History Of The Labor Movement In Th United States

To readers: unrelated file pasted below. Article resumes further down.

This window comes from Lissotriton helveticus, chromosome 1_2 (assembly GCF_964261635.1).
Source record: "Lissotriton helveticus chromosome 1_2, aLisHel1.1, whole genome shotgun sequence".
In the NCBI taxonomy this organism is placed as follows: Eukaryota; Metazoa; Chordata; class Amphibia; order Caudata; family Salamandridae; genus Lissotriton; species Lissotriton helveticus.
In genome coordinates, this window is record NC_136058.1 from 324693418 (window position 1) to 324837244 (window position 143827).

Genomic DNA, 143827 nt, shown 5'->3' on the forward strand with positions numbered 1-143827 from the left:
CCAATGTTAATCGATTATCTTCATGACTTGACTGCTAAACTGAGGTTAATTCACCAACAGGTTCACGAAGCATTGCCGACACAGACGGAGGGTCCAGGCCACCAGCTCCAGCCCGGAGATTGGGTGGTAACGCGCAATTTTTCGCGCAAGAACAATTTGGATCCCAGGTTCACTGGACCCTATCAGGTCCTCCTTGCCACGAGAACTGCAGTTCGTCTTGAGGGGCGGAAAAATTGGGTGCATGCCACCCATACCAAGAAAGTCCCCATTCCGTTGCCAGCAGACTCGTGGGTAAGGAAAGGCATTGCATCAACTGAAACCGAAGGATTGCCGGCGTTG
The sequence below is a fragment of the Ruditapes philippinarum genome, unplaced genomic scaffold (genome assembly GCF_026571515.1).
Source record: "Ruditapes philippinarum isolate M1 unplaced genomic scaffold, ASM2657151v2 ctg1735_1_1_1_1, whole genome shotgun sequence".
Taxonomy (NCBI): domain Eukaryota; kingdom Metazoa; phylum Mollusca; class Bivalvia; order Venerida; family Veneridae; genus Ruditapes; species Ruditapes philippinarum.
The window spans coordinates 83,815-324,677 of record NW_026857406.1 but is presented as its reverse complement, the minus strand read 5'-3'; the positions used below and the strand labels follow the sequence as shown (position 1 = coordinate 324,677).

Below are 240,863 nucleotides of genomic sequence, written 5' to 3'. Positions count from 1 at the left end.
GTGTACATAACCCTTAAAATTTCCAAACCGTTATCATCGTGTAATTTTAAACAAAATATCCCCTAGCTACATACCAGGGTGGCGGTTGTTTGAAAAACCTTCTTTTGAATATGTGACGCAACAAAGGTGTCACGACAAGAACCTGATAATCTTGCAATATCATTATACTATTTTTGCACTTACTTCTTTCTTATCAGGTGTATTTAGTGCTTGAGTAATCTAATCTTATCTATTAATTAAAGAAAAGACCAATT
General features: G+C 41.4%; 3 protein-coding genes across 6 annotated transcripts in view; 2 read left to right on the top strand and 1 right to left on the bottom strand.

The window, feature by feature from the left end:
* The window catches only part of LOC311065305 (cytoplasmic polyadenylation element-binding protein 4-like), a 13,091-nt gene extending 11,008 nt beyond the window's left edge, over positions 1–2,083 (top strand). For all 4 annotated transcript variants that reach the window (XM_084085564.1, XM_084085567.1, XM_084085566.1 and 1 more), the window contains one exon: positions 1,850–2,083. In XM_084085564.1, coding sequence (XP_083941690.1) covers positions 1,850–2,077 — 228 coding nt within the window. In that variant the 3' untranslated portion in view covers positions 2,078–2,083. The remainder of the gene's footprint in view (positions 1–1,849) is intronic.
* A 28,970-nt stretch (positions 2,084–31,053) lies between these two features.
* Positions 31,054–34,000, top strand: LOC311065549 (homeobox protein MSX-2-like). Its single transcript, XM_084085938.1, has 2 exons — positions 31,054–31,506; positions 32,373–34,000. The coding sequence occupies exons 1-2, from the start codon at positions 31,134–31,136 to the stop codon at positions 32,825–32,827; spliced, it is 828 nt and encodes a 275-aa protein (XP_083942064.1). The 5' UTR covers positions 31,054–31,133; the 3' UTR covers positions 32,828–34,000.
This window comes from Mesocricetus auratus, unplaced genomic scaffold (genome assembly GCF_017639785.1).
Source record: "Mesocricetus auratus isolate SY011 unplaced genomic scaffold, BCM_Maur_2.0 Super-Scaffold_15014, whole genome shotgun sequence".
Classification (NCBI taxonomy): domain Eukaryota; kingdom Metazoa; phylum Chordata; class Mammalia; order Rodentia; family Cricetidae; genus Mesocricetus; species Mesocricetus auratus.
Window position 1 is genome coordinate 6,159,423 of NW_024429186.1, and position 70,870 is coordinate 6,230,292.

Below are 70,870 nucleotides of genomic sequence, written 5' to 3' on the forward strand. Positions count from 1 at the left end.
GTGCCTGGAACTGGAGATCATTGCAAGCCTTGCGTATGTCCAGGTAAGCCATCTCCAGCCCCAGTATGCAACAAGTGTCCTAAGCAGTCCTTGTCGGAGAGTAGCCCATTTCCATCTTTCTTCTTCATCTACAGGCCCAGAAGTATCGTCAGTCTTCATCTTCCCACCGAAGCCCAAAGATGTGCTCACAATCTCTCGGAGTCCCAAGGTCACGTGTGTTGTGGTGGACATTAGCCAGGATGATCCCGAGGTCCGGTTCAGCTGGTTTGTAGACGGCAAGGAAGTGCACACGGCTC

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This is a brief history of the labor movement in the United States from the late eighteen hundreds to the present. In 1881 a movement toward organized labor was beginning to be inforced. A group of people from a few trades and industries such as carpenters, cigar- makers, the printers, merchants, and the steel workers met and formed The Federation of Organized Trades And Labor Unions. Although it had little power, the organization was defanantly and the side as the workers. It stated that a eight hour work day was considered a full day and asked that all affiliated unions include this as part of there law by May 1, 1886. Dispite some success it was felt that the organization needed reorganizing to make it a more effective center for the trade unions. It was now that the American Federation of Labor came to be. Gompers was elected president and was a leader in the national cigar makers union as well. The newly formed American Federation of Labor (AFL) began to recognize that women should be represented through organized unions. In 1894 it adapted a resolution that "women should be organized into trade unions to the end that they may scientifically and permanently abolish the terrible evils accompanying their weakend, unorganized state; and we demand that they receive equal compensation with men for equal services performed." While 8 hour day strike movement was generally peaceful, there was some acts of violence that set the labor movement back. The McCormick Harvester Company in Chicago learned ahead of time of a planned strike and so locked out all its employees who held union cards. Because of this fights broke out and police opened fire on the union members killing four of them. A public rally to protest these killings at Haymarket Square drew a large crowd. When a bomb went off, killing seven police officers and wounding fifty more, the police began to fire into the crowd and several more people were killed and about two-hundred wounded. This incident set the eight -hour-day movement back by a few years. In the early parts of the 20th century, many struggles between unions and corporations over hard work, unsafe and unhealthy working conditions for very low wages were surfacing. One confrontation, that in the end was stoped by a federal court raised many questions about weather the government could simply force union workers to return to work though an injunction. It was the American Railroad Union that boycotted the handaling of Pullman railroad cars and eventualy went on strike. Federal troops were sent in to break up the strike and an injunction forced the wokers back to work. This was becoming a common occurance which became a legal weapon against union organizing and action. A sign of better intervention showed during a strike of the United Mine Workers. The two sides were asked to go to arbitration and eventualy seteled the strike. Moving foward to world war 1, the AFL by helping supply the government with supplies gaind the support of political leaders. But after the war however the labor movement suffered setbacks. The postwar depression brought wages down and caused a major decline in union membership, a loss of about a million members from the years 1920 to 1923. Many employers made use of the work force`s desparate state by making workers sign the "yellow dog contract" in order to get a job. Because this contract prohibited them from joining a union, membership dropped even further. Finaly Roosevelt`s efferts to bring the county out of the depression also helped

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